The Straw That Broke This Mama's Back

I had a total meltdown over the weekend. My over-scheduled, over-extended, over-tired reality finally hit and I lost it. Sobbing, inconsolable, guilt-ridden LOST IT.

It didn't take much. I'd been precariously close to the edge for weeks and all it took was driving my kids to a 6:30 pm track practice and finding out that practice had actually been at 4 pm.

That was the straw that broke this mama's back.

Not a big deal, right? Laugh, figure out the new practice schedule and move on, lady.

Normally, yes. But, not this time.

I just couldn't chalk it up as the eleventy-thousandth example of my imperfection, once again giving my kids (and other moms) permission to blow it, and move on down the road.

Nope. This felt bigger. This was a statement of some kind. A report card on my life as a mother and that report card said, "F."

For months I had been moving too fast, juggling too many balls, and the correction email listing the revised track practice times got missed. In the grand scheme of the season (and life) will this matter? No. Will there be other practices? Yes, actually, there's one today, but that's beside the point.

When you're mid-breakdown no amount of rational thinking will help. In fact, you kind of want to punch the person giving it to you.

So, I cried. I ranted and railed. I blamed myself. I cried some more.

And then I called a family meeting.

My husband, our three kids and myself gathered in the family room so Mommy could apologize. Apologize for missing track practice. Apologize for my busyness. Apologize for all the times in the past three months I've had to say, "No, I'm sorry, I can't {fill-in-the-blank fun, family activity} because I have to {fill-in-the-blank task}."

I apologized for how tired I've been and the resulting crankiness I've had. "No one likes a grump, " I said. "This isn't the kind of mom I want to be."

Do we have bad days? Yes. Do we have permission to be imperfect, flawed, and off-track? Absolutely. This apology wasn't about failing to live up to an unreal expectation.

This was about communicating to my family: you are important. You are MORE important. You are more important than my work, than my hobbies or other people. If I had to say good-bye to all of that for you, I would.

It was about showing my kids that saying "yes" to something means saying "no" to something else. And that something else might be patience with my family or thoughtfulness towards my friends. If you don't say "no," you're going to crash and burn. Case. In. Point.

It was revealing to them that even adults struggle to know what to say "yes" to and how to prioritize. We can let things get off-balance and the results aren't pretty.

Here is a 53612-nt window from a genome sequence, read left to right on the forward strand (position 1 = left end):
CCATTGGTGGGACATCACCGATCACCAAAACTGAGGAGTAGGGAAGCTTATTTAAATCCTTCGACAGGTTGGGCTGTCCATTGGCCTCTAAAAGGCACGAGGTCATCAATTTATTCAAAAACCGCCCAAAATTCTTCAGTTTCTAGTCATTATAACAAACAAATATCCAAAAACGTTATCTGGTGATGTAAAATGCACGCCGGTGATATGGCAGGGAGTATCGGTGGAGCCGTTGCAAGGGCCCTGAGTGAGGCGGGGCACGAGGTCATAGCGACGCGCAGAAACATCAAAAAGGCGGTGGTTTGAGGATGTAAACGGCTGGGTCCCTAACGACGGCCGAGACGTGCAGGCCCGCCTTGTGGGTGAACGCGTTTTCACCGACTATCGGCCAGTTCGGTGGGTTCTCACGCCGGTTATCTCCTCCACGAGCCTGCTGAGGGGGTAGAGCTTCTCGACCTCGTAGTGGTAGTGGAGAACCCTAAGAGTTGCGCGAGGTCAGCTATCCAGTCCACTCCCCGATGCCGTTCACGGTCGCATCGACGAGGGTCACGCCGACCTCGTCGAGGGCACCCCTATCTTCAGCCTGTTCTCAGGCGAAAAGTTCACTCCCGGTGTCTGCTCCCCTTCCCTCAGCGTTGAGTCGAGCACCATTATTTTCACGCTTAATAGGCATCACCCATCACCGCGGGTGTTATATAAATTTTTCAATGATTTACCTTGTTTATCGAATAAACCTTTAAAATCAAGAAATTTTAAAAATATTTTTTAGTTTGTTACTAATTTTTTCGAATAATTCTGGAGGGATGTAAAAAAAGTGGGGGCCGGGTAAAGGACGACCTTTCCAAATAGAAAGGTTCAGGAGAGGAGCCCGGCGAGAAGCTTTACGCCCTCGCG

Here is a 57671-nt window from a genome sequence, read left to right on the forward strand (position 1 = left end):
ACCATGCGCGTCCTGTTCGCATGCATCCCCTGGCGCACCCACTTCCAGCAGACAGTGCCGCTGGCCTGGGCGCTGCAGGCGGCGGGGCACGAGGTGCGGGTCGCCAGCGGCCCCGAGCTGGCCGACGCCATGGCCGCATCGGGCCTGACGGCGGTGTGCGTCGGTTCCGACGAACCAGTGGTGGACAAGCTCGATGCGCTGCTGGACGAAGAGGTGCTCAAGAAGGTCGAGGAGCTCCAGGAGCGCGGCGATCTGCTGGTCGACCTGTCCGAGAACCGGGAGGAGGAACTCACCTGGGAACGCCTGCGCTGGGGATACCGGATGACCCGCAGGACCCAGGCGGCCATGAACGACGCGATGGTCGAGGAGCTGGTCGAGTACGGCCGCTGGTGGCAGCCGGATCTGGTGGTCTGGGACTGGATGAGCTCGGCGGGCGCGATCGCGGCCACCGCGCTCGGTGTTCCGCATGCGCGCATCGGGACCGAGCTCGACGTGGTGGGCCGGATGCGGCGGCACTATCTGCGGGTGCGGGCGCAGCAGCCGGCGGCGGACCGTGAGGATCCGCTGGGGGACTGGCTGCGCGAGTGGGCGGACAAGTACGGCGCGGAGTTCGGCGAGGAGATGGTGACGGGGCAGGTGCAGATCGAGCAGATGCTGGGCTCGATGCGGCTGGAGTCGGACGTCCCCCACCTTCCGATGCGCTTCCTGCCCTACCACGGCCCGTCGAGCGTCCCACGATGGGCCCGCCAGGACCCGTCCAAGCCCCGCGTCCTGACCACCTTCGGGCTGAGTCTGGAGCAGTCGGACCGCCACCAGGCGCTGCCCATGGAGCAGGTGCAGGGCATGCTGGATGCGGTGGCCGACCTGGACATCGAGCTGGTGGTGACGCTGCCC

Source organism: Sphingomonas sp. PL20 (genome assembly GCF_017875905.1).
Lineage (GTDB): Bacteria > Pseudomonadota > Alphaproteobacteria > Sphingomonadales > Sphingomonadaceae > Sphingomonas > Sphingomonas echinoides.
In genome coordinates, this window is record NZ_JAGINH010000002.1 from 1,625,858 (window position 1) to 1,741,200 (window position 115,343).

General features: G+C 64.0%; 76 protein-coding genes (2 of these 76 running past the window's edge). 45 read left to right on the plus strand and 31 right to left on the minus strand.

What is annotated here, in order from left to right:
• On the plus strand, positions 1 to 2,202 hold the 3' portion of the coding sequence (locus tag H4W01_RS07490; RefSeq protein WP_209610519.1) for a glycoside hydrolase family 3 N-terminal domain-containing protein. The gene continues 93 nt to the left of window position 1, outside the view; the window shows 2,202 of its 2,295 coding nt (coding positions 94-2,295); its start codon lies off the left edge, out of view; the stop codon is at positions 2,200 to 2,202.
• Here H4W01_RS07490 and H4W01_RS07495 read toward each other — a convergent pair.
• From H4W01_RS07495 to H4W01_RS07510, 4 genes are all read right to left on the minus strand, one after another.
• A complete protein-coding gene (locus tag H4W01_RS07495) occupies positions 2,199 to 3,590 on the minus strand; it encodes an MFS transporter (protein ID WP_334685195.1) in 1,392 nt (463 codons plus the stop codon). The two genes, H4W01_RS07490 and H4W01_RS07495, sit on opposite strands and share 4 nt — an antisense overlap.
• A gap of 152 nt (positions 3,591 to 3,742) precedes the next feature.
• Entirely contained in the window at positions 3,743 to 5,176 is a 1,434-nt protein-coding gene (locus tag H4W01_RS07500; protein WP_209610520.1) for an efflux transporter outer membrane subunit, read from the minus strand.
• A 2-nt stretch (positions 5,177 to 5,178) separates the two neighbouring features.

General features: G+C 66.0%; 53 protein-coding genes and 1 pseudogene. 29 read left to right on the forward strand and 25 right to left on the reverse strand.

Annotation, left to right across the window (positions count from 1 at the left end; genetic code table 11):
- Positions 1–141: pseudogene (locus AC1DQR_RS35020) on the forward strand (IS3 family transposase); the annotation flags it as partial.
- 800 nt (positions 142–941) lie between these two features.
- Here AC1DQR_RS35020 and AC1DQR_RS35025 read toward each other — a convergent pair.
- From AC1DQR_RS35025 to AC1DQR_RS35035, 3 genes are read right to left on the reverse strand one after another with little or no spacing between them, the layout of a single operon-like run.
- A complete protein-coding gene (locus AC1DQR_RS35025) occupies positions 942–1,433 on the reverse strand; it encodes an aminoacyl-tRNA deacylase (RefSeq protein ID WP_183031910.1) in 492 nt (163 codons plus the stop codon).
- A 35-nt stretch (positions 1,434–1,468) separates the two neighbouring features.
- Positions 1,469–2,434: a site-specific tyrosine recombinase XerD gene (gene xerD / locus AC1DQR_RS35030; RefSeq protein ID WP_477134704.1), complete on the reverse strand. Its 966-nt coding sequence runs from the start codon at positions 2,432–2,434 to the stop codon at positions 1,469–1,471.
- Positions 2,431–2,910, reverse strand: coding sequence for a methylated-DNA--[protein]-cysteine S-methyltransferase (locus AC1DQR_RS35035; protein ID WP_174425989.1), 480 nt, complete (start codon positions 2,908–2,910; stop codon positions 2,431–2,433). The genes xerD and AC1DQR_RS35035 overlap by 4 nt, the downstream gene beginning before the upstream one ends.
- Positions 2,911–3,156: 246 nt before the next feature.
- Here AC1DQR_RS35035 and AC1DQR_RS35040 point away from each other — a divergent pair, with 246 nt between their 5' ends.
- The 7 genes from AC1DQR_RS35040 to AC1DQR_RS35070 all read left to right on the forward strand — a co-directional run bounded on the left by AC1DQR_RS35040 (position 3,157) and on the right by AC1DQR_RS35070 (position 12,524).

It was also about sharing my heart with them. Outlining my priorities: God, family and friends, communicating God's heart through Speaking/Writing/Podcasting, and rest, while reminding them that life also requires you to do tasks you don't want to do like laundry, cleaning, and grocery shopping. 

My family's response was surprising. I expected the "We love you, Mommy's" and the "We forgive you's." I didn't expect my youngest to start crying with me.  I didn't expect him to crawl into my lap, hug me, and tell me he thought I was a great mom, which was just what I needed.

I didn't expect my family to understand the passions God has placed in my heart to communicate His love for others and their willingness to support that pursuit.

The family meeting turned into the kids and Michael offering the things they could do to make our lives easier. They volunteered to help more with laundry, dishes, vacuuming and dusting. They committed to dropping their complaints when asked to pitch in.

Now, we'll see how things all shake out. I'm realistic here. But, a combination of more responsibility on their end plus quitting some things on my end should help bring things back into balance around our home. I hope.

The real win came with the peace I felt after sharing. Nothing had changed yet. The house was still messy, we needed groceries and I had an inbox full of emails. But, sharing my heart and receiving encouragement from My People reminded me I wasn't in this alone. 

Michael and I sitting down to figure out how to best use my 168 hours per week. Sleeps tops my list. Followed closely by naps.

Michael and I sitting down to figure out how to best use my 168 hours per week. Sleeps tops my list. Followed closely by naps.